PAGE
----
With your super-fast TDS internet, you can connect all kinds of smart devices to your home network. From doorbells, lights, and thermostats, to refrigerators, stoves, and garage door openers, having internet-connected devices can offer loads of convenience—but they can also pose real security risks.
Often the software that comes with these gadgets isn’t up to the task of keeping out intruders which makes them the weakest link in your home network security. And once a single device is hacked, it puts the rest of your network at risk. In good news, there are things you can do—even before you buy—to help keep your home network safe.
Here are seven tips from experts across the internet:
- Don’t cheap out at the store. Big name companies who usually have the most-expensive tech have a reputation to uphold and want their devices to be secure. The same may not be true of smaller brands with cheaper products where the goal is simply to sell, regardless of any bad press.
- Look for devices that don’t connect to the internet. You can buy smart lights, for example, that connect to your home network via a plug-in, rather than using the internet. While you won’t be able to use them when you’re outside of the house, maybe that’s not a feature you actually need.
- Change the default passwords. The dark web is filled with default passwords, which make them an easy way for hackers to get in. Make sure your devices AND your Wi-Fi network have strong passwords that are long and complex. And please, don’t name your network something super obvious—your address, your name, or a combination thereof—it puts a target on your house.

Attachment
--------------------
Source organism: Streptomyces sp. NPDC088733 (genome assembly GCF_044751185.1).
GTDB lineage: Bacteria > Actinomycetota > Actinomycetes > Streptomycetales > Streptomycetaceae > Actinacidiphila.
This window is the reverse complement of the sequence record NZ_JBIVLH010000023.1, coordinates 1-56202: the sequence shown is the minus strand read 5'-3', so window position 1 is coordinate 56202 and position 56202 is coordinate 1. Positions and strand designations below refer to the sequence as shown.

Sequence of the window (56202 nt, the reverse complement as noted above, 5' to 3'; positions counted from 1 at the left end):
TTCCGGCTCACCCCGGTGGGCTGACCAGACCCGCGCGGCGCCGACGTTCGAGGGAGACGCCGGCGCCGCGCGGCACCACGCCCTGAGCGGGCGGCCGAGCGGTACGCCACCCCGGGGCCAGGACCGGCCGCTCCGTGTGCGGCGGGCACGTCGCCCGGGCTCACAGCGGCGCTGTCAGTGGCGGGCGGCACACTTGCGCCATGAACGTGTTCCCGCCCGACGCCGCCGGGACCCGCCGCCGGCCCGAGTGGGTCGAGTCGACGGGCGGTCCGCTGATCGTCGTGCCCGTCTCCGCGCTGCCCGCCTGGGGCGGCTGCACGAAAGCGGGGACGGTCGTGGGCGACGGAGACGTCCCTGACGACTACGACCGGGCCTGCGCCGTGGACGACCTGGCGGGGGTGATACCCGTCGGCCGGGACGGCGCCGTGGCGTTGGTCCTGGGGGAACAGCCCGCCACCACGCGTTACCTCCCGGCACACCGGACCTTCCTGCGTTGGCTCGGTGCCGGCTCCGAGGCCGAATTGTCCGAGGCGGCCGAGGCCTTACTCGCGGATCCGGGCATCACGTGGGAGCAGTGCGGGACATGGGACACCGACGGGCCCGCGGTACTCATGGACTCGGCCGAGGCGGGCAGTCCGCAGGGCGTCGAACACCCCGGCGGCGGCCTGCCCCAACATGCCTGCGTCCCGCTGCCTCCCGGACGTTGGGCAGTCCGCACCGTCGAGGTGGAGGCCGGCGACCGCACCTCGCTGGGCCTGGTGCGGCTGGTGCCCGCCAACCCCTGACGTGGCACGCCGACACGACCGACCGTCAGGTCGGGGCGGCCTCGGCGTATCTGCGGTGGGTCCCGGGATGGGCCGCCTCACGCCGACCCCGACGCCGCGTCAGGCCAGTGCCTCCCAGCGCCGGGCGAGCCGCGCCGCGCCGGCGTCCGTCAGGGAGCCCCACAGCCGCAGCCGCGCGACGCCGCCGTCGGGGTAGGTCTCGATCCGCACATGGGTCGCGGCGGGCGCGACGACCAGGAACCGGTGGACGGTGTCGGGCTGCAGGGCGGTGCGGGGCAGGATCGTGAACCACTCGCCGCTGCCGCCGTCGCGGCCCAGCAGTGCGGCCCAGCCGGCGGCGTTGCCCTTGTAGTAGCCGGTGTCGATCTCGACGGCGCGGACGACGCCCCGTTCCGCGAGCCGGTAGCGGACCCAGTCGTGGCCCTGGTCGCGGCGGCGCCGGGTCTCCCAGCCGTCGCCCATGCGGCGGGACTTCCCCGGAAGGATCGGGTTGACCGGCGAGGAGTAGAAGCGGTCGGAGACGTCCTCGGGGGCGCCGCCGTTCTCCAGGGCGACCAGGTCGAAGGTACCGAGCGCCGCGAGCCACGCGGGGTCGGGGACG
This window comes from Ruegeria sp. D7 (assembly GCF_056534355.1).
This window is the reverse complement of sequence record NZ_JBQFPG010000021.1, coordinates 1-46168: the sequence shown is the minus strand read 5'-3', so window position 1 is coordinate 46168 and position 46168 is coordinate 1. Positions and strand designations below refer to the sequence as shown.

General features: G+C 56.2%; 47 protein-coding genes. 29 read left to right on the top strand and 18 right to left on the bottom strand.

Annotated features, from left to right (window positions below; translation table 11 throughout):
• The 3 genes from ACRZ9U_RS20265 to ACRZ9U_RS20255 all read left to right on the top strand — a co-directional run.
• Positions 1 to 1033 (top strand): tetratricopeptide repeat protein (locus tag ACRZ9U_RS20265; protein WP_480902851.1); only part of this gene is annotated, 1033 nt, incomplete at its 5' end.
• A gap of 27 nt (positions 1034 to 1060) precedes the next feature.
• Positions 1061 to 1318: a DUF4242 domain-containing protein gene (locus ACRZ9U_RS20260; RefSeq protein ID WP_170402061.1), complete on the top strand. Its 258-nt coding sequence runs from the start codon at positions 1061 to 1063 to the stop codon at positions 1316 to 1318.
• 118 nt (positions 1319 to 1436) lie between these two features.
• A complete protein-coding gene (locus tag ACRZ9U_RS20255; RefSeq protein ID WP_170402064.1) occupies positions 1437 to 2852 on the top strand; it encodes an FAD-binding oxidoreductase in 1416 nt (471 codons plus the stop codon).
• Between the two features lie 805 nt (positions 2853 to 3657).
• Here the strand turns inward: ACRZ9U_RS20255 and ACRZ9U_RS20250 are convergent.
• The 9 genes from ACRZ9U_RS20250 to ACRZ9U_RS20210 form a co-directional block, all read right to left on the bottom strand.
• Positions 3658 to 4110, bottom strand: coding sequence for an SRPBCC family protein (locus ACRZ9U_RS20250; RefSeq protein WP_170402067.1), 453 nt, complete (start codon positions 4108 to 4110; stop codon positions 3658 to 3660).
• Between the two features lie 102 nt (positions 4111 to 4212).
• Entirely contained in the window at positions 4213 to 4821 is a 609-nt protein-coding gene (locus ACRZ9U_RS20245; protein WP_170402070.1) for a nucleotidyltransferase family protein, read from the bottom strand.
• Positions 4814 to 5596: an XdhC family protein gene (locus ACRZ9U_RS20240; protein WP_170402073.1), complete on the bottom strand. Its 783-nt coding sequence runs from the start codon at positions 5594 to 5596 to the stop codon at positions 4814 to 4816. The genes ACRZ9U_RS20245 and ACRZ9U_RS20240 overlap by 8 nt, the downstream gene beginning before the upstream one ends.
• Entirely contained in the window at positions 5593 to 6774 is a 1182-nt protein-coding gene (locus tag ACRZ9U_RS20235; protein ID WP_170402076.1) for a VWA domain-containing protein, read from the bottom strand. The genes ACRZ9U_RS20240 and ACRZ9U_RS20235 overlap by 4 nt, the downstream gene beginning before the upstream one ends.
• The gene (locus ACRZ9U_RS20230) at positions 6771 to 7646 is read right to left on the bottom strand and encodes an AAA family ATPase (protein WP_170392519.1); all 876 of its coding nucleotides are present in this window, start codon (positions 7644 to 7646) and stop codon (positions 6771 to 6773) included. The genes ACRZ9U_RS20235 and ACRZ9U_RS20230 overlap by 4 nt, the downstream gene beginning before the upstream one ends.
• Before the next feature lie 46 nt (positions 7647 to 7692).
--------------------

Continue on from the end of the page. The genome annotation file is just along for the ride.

- Check the default settings, too. Some smart device settings may benefit the manufacturer more than you. Make sure you’re sharing only what you want, not what they want.
- Update any software or firmware. Just because your device is secure out of the box doesn’t mean that it will stay that way. If you have TDS fiber internet, you have no excuse not to run any and all updates so your tech stays up to date on the latest security patches and fixes.
- Make Bluetooth connections non–discoverable. Lots of devices leverage Bluetooth, which has known security gaps. By making the device non-discoverable after it’s connected, you’ll help keep hackers out.
- Disable what you don’t need. If you’re not using some features of your smart gadgets, turn them off—better to close those unused doors than leave them available.
One more thing: If your internet is struggling to keep up with all of your devices, it may be time for an internet upgrade. If you want the fastest, most reliable, and best online experience whether you’re at work or home, look for your local fiber internet provider: TDS. Visit tdstelecom.com to learn more and get the speed you need.
For more reading:
- Are your smart home devices secure?
- Buggy software in off-brand smart home devices is a hacker’s playground
- Smart home safety tips
- Smart home devices need smart security
- How to secure your smart home